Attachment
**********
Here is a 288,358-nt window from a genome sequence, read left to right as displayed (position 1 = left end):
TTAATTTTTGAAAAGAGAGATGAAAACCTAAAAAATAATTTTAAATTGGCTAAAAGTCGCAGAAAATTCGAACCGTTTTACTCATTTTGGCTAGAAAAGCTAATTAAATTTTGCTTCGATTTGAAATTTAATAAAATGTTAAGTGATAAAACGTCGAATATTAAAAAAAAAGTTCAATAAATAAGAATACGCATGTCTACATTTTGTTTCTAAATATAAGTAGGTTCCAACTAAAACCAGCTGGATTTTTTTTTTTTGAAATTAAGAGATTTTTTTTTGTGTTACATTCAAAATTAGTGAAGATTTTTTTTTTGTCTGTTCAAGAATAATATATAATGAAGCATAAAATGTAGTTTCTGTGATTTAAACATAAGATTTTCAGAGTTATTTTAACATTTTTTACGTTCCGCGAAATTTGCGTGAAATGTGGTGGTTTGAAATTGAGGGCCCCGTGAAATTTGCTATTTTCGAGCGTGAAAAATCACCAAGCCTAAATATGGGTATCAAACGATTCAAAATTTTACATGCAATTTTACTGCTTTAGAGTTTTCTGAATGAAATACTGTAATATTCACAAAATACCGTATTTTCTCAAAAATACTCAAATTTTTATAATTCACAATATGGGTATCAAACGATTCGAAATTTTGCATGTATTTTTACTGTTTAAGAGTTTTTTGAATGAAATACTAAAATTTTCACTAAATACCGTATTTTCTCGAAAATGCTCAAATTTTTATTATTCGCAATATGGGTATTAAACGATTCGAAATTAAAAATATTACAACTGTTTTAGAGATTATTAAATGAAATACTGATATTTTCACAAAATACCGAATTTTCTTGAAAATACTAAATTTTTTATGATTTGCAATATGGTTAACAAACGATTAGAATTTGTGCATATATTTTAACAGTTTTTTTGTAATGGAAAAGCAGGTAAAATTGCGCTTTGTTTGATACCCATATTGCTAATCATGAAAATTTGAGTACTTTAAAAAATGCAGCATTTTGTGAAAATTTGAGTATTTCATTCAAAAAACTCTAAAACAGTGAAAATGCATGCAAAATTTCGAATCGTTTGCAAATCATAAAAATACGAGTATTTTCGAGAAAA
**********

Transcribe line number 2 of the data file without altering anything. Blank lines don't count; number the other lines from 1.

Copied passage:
TTAATTTTTGAAAAGAGAGATGAAAACCTAAAAAATAATTTTAAATTGGCTAAAAGTCGCAGAAAATTCGAACCGTTTTACTCATTTTGGCTAGAAAAGCTAATTAAATTTTGCTTCGATTTGAAATTTAATAAAATGTTAAGTGATAAAACGTCGAATATTAAAAAAAAAGTTCAATAAATAAGAATACGCATGTCTACATTTTGTTTCTAAATATAAGTAGGTTCCAACTAAAACCAGCTGGATTTTTTTTTTTTGAAATTAAGAGATTTTTTTTTGTGTTACATTCAAAATTAGTGAAGATTTTTTTTTTGTCTGTTCAAGAATAATATATAATGAAGCATAAAATGTAGTTTCTGTGATTTAAACATAAGATTTTCAGAGTTATTTTAACATTTTTTACGTTCCGCGAAATTTGCGTGAAATGTGGTGGTTTGAAATTGAGGGCCCCGTGAAATTTGCTATTTTCGAGCGTGAAAAATCACCAAGCCTAAATATGGGTATCAAACGATTCAAAATTTTACATGCAATTTTACTGCTTTAGAGTTTTCTGAATGAAATACTGTAATATTCACAAAATACCGTATTTTCTCAAAAATACTCAAATTTTTATAATTCACAATATGGGTATCAAACGATTCGAAATTTTGCATGTATTTTTACTGTTTAAGAGTTTTTTGAATGAAATACTAAAATTTTCACTAAATACCGTATTTTCTCGAAAATGCTCAAATTTTTATTATTCGCAATATGGGTATTAAACGATTCGAAATTAAAAATATTACAACTGTTTTAGAGATTATTAAATGAAATACTGATATTTTCACAAAATACCGAATTTTCTTGAAAATACTAAATTTTTTATGATTTGCAATATGGTTAACAAACGATTAGAATTTGTGCATATATTTTAACAGTTTTTTTGTAATGGAAAAGCAGGTAAAATTGCGCTTTGTTTGATACCCATATTGCTAATCATGAAAATTTGAGTACTTTAAAAAATGCAGCATTTTGTGAAAATTTGAGTATTTCATTCAAAAAACTCTAAAACAGTGAAAATGCATGCAAAATTTCGAATCGTTTGCAAATCATAAAAATACGAGTATTTTCGAGAAAA